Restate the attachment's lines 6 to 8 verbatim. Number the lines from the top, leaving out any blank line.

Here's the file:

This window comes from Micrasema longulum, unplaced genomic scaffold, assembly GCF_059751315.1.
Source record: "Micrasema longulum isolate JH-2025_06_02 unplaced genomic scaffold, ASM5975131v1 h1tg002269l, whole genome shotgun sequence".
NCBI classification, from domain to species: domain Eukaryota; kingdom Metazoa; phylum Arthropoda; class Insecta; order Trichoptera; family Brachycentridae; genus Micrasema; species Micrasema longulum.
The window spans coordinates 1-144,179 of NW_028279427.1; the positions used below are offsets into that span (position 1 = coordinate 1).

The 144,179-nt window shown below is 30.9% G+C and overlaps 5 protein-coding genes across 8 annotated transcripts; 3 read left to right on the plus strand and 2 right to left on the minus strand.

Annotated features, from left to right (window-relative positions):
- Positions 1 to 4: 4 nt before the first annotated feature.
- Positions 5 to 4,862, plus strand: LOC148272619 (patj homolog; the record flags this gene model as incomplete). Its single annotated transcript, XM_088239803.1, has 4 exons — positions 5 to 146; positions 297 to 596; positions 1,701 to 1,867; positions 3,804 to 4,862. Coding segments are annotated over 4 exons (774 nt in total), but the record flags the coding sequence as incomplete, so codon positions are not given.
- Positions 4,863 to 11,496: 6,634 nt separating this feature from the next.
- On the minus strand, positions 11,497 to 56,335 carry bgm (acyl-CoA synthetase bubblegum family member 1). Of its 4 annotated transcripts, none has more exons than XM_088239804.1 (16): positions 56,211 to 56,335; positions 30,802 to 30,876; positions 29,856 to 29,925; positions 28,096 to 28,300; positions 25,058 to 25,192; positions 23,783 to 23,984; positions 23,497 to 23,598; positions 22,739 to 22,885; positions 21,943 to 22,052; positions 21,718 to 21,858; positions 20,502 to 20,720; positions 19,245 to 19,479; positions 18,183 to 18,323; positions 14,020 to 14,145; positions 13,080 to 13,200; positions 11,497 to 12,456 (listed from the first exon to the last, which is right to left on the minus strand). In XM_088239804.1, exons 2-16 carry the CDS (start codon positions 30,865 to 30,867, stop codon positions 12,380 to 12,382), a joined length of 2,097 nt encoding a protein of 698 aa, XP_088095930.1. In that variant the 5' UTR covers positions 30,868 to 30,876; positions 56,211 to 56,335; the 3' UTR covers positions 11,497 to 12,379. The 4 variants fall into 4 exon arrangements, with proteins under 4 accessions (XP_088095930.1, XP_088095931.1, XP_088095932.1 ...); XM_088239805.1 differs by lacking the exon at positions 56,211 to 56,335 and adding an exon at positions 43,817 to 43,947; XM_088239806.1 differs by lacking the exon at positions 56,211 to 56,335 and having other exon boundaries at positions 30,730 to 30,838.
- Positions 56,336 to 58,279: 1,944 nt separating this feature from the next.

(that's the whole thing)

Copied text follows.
Annotated features, from left to right (window-relative positions):
- Positions 1 to 4: 4 nt before the first annotated feature.
- Positions 5 to 4,862, plus strand: LOC148272619 (patj homolog; the record flags this gene model as incomplete). Its single annotated transcript, XM_088239803.1, has 4 exons — positions 5 to 146; positions 297 to 596; positions 1,701 to 1,867; positions 3,804 to 4,862. Coding segments are annotated over 4 exons (774 nt in total), but the record flags the coding sequence as incomplete, so codon positions are not given.